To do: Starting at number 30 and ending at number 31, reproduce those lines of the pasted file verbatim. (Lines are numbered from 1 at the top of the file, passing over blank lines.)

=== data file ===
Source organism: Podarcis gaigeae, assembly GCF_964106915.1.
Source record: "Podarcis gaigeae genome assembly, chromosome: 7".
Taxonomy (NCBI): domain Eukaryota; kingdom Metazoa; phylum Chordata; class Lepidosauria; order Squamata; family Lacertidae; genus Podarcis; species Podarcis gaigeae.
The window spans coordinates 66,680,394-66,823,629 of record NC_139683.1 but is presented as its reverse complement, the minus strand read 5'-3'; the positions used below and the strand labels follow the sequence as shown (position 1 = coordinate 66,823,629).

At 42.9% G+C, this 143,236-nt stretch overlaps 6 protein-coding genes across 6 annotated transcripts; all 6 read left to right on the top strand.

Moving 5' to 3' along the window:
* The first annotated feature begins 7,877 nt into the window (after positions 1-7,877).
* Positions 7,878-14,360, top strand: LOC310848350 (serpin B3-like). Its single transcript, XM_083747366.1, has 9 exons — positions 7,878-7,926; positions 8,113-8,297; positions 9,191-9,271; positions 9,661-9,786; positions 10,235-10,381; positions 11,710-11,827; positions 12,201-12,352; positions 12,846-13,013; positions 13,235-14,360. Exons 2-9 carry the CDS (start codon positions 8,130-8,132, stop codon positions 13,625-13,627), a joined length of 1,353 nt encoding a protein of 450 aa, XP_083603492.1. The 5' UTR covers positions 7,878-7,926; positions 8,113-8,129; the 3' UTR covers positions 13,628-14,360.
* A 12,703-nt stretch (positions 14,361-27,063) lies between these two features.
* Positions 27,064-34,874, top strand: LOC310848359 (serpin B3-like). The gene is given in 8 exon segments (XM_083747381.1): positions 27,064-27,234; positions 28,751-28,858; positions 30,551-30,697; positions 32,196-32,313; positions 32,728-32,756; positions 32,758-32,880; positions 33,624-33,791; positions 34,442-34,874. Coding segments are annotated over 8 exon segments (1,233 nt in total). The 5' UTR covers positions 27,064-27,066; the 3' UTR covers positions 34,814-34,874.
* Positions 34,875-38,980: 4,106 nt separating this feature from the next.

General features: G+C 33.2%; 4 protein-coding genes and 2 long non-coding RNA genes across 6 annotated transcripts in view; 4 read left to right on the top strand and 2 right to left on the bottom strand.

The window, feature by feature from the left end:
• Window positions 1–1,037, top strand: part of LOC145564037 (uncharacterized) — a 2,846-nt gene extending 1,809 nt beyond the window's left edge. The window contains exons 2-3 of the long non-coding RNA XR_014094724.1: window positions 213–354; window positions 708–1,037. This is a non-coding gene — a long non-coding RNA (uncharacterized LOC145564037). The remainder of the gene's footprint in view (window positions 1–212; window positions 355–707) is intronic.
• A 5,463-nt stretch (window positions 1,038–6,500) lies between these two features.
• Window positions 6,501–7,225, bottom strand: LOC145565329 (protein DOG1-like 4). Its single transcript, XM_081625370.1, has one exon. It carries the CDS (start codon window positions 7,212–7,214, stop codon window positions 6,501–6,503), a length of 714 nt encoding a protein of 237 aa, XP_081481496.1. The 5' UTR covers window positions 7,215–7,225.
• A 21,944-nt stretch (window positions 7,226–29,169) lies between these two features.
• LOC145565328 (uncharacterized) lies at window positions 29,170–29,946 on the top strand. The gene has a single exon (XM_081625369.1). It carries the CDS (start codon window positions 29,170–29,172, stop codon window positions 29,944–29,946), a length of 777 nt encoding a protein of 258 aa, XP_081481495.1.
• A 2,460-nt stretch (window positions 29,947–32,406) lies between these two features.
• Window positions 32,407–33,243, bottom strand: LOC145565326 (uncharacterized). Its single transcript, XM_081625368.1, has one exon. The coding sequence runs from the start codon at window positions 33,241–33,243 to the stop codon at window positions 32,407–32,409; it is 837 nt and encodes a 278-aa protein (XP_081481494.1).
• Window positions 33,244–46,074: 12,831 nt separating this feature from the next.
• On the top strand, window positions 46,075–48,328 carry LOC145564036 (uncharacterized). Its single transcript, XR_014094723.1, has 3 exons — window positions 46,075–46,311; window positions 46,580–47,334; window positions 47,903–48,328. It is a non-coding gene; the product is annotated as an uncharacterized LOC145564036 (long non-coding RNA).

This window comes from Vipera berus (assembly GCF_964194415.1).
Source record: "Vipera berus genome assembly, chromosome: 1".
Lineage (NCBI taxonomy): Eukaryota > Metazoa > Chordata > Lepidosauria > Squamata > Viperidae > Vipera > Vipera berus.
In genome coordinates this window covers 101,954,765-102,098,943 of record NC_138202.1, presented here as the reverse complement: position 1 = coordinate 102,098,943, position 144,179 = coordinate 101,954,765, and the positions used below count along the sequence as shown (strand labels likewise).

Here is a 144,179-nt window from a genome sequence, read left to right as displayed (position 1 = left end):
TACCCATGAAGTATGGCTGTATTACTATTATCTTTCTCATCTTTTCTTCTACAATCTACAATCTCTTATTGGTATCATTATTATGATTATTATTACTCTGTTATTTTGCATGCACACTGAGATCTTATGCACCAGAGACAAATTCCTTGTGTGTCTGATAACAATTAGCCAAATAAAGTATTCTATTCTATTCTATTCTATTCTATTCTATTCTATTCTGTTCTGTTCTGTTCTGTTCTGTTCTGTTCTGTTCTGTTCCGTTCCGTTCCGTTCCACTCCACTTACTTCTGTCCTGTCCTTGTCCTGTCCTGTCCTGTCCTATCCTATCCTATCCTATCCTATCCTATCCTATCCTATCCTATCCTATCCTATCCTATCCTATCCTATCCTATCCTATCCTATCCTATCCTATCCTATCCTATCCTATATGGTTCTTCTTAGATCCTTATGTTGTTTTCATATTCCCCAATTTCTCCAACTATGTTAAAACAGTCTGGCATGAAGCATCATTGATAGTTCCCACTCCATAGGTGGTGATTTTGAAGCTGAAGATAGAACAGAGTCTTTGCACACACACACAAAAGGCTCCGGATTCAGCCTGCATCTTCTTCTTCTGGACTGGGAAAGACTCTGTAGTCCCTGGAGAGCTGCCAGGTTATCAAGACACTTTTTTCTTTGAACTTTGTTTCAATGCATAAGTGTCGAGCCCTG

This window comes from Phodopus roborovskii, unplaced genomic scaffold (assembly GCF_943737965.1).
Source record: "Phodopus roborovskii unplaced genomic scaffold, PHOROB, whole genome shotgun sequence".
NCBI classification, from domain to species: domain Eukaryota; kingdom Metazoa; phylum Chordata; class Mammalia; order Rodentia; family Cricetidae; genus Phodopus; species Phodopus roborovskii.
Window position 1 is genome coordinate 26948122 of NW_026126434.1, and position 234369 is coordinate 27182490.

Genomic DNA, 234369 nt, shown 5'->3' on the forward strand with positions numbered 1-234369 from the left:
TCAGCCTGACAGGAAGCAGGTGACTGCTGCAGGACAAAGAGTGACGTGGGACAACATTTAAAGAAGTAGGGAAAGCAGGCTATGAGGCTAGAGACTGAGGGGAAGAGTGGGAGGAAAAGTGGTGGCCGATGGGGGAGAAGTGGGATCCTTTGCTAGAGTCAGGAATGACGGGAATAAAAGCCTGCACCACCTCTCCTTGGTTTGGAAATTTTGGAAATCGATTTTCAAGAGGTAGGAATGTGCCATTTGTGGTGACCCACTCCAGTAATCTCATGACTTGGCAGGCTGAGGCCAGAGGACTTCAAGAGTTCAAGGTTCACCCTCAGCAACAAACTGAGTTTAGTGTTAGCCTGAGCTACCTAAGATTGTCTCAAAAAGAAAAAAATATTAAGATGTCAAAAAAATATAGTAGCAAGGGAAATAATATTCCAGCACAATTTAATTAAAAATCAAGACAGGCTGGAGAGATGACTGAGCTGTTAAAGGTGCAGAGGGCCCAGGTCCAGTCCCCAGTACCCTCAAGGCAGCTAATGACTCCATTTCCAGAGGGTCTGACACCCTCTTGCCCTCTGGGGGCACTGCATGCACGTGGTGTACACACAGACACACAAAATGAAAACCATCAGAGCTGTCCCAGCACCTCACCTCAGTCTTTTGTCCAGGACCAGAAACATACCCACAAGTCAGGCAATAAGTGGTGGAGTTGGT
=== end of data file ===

Source record: "Phodopus roborovskii unplaced genomic scaffold, PHOROB, whole genome shotgun sequence".
NCBI classification, from domain to species: domain Eukaryota; kingdom Metazoa; phylum Chordata; class Mammalia; order Rodentia; family Cricetidae; genus Phodopus; species Phodopus roborovskii.